Assessment of the Appropriateness of the i-CONSENT Guideline Recommendations for Improving Understanding of the Informed Consent Process in Clinical Studies

Assessment of the Appropriateness of the i-CONSENT Guideline Recommendations for Improving Understanding of the Informed Consent Process in Clinical Studies
Fons-Martínez J, Ferrer-Albero C, Diez-Domingo J
Research Square, 5 April 2021
Abstract
Background
The H2020 i-CONSENT project has developed a set of guidelines that offer ethical recommendations and practical tools aimed at making the informed consent process in clinical studies more comprehensive, tailored, and inclusive. An analysis of the appropriateness of some of its novel recommendations was carried out by a group of experts representing different stakeholders.
Methods
An adaptation of the RAND/UCLA Appropriateness Method was used to assess the level of agreement on the recommendations among 14 representatives of different stakeholders, including patients, regulators, investigators, ethics experts, and the pharmaceutical industry. The process included two rounds of rating and a virtual meeting.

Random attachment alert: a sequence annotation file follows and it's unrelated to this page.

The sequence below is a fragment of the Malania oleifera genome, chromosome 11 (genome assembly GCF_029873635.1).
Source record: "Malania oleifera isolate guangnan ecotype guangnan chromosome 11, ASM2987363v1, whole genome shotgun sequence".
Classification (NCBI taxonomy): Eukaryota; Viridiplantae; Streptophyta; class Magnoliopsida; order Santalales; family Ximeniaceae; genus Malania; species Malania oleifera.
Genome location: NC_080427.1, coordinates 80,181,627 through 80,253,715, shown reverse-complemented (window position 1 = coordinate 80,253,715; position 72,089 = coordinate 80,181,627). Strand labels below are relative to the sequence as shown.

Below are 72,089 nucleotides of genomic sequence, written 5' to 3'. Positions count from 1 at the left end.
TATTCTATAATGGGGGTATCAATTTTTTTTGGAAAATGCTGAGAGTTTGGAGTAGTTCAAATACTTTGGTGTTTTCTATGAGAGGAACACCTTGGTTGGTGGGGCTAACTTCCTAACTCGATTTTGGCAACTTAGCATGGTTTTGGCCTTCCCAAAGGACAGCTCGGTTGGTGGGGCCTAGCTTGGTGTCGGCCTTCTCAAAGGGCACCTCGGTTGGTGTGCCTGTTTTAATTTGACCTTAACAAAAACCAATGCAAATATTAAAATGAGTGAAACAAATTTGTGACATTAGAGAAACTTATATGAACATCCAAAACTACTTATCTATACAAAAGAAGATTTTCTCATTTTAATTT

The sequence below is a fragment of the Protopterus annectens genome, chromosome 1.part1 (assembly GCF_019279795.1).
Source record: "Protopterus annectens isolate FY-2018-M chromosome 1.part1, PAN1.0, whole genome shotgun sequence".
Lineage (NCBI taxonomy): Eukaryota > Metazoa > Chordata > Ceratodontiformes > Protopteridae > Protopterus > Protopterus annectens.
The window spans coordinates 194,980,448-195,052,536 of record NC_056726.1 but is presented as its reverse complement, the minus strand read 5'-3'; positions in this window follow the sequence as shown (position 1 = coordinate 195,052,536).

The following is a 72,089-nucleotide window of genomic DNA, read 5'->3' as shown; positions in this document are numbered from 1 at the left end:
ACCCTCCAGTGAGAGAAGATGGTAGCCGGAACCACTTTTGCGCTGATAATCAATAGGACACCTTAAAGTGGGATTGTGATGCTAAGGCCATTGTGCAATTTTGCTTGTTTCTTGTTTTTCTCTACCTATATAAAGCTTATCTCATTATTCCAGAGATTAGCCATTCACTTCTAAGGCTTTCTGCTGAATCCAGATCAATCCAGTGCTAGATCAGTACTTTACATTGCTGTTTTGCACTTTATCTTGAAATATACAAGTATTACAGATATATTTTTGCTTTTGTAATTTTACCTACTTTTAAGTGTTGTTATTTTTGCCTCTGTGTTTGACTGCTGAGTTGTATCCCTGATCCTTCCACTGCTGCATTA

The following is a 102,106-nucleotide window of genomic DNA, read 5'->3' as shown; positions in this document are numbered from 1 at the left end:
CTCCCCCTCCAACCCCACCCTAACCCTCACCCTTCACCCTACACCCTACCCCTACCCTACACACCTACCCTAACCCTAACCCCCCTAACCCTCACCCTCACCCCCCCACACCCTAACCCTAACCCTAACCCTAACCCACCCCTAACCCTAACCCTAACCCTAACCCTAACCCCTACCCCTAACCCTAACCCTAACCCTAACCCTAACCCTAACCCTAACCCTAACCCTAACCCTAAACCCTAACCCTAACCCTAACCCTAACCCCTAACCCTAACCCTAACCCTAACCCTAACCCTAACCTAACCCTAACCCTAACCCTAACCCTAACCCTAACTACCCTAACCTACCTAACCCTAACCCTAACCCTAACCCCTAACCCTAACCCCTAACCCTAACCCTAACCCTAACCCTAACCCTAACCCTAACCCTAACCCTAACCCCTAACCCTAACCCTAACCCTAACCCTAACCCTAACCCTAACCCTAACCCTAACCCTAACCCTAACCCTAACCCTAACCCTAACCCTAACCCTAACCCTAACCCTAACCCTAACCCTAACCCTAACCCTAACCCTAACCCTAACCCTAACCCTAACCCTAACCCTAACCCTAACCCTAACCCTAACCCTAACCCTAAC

Results
Fifty-three recommendations were evaluated. After the first round, 34 recommendations were judged appropriate; 19 were judged uncertain; and none was judged inappropriate. After the second round, 9 uncertain changed to appropriate. All recommendations rated medians of 6.5-9 on a 1-9 scale (1 = extremely inappropriate, 5 = uncertain, 9 = extremely appropriate). The sections “General recommendations” and “Gender perspective during the consent process for clinical studies” showed the highest uncertainty rating. The four keys to improving the understanding of the ICP in clinical studies are to: (1) consider consent a two-way continuous interaction that begins at the first contact with the potential participant and continues until the end of the study; (2) improve investigators’ communication skills; (3) co-create the information; and (4) use a layered approach, including information to compensate for the potential participant’s possible lack of health literacy and a glossary of terms.
Conclusions
The RAND/UCLA method has demonstrated validity for assessing the appropriateness of recommendations in ethical guidelines. The recommendations of the i-CONSENT guidelines were mostly judged appropriate by all stakeholders involved in the informed consent process.

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